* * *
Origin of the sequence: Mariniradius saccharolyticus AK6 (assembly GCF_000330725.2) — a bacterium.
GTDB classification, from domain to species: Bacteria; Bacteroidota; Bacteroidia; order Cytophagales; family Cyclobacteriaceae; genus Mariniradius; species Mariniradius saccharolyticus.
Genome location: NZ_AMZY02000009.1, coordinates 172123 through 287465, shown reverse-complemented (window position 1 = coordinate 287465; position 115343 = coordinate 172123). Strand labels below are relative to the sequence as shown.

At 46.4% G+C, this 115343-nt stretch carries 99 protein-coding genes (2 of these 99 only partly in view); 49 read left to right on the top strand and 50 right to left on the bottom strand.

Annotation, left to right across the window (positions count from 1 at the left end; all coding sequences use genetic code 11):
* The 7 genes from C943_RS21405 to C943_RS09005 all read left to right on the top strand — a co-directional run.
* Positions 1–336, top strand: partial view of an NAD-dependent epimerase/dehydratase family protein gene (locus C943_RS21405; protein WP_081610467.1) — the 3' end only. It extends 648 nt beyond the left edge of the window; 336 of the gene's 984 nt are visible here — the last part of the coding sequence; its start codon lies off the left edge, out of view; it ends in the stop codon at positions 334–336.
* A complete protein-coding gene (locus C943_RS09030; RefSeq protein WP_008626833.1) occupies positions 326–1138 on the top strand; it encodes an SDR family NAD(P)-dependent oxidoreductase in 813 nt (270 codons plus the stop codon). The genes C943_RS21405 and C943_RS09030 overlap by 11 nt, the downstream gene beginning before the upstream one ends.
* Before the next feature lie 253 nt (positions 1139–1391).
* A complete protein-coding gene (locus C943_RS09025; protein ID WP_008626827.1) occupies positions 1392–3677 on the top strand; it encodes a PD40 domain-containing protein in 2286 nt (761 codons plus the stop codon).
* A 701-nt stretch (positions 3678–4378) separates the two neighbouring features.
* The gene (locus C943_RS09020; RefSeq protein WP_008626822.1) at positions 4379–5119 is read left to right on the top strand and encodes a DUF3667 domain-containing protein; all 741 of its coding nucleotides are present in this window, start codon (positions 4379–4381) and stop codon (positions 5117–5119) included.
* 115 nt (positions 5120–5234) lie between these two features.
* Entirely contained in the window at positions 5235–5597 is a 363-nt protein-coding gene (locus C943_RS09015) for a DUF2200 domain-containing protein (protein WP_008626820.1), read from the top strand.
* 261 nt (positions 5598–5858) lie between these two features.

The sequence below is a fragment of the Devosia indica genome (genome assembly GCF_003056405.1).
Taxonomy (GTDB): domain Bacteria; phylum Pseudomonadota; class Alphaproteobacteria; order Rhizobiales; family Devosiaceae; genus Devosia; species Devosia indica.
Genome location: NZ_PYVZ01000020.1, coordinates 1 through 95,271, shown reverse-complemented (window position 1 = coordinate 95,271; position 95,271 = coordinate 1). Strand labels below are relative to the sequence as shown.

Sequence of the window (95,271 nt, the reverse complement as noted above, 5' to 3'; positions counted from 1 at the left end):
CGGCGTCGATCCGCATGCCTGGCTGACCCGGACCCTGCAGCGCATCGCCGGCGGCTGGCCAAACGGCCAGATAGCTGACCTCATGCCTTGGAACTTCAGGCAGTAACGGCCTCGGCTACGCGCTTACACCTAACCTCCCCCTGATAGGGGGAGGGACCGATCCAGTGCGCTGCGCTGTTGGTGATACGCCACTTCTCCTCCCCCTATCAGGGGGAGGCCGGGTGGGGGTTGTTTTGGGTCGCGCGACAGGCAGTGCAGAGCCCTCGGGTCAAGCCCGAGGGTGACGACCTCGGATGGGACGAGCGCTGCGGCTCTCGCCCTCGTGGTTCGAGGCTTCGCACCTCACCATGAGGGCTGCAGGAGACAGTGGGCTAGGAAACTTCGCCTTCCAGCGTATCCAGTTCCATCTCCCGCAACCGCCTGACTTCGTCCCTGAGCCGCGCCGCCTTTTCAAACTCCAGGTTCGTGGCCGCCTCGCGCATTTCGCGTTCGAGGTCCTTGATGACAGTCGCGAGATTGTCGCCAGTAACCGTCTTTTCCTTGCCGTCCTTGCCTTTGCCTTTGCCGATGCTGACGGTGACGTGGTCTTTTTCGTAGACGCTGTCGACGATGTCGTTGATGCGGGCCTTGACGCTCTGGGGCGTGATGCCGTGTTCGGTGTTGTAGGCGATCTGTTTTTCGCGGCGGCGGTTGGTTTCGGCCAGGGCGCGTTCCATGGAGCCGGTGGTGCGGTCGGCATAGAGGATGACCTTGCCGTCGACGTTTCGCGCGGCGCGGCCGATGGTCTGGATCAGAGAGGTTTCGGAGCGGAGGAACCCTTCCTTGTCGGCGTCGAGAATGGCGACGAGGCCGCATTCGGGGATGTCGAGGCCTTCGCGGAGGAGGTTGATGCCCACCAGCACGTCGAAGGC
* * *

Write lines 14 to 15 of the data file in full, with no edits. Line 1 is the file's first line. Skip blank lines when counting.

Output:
* Entirely contained in the window at positions 5235–5597 is a 363-nt protein-coding gene (locus C943_RS09015) for a DUF2200 domain-containing protein (protein WP_008626820.1), read from the top strand.
* 261 nt (positions 5598–5858) lie between these two features.